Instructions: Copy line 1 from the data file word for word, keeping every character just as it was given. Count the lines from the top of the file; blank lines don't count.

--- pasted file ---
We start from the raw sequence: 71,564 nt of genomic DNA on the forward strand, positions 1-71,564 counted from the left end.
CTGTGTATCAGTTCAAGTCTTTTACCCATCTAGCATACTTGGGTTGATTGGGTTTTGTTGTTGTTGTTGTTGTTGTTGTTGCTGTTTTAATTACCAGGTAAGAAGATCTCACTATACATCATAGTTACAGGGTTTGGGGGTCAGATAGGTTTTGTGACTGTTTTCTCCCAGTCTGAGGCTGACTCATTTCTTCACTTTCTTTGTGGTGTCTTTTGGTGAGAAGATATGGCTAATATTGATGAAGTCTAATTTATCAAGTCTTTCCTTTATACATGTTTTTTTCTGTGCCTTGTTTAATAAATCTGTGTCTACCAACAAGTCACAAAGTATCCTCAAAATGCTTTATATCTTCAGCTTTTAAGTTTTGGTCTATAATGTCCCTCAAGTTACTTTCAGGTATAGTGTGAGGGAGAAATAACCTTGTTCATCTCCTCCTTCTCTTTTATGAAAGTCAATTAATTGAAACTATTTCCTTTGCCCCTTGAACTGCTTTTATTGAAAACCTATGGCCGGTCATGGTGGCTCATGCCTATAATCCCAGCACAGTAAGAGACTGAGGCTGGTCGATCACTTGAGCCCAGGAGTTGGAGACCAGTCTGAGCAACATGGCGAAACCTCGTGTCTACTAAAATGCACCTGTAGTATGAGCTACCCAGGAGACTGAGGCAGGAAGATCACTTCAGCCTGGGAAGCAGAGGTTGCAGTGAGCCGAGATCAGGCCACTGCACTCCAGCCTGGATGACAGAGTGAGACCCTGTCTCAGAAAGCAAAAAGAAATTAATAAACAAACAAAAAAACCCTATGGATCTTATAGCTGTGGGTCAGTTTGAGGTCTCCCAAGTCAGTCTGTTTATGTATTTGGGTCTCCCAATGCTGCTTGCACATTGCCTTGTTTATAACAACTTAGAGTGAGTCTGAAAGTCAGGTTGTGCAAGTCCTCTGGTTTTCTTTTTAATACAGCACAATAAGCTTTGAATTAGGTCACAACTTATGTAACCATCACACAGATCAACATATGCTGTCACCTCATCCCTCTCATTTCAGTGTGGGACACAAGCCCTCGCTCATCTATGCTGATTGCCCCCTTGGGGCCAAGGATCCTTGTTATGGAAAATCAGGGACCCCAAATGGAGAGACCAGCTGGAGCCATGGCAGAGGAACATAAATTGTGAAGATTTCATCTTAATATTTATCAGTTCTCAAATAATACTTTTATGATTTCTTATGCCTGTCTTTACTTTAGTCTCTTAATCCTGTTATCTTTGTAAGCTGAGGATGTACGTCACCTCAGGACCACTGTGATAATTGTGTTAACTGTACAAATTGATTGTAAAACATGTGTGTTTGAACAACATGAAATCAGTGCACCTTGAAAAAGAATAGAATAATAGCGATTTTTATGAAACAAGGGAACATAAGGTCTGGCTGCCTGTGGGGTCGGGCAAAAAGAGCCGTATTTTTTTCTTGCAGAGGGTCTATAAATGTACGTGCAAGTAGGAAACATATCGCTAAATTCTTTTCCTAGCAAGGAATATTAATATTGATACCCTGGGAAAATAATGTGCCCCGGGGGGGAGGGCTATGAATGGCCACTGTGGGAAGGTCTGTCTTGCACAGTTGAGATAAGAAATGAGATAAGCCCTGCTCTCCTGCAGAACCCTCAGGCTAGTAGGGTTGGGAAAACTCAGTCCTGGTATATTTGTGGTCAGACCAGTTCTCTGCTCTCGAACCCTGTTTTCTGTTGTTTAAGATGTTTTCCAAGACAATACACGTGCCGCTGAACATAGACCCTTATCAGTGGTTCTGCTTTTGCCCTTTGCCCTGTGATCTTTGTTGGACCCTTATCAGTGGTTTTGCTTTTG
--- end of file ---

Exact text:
We start from the raw sequence: 71,564 nt of genomic DNA on the forward strand, positions 1-71,564 counted from the left end.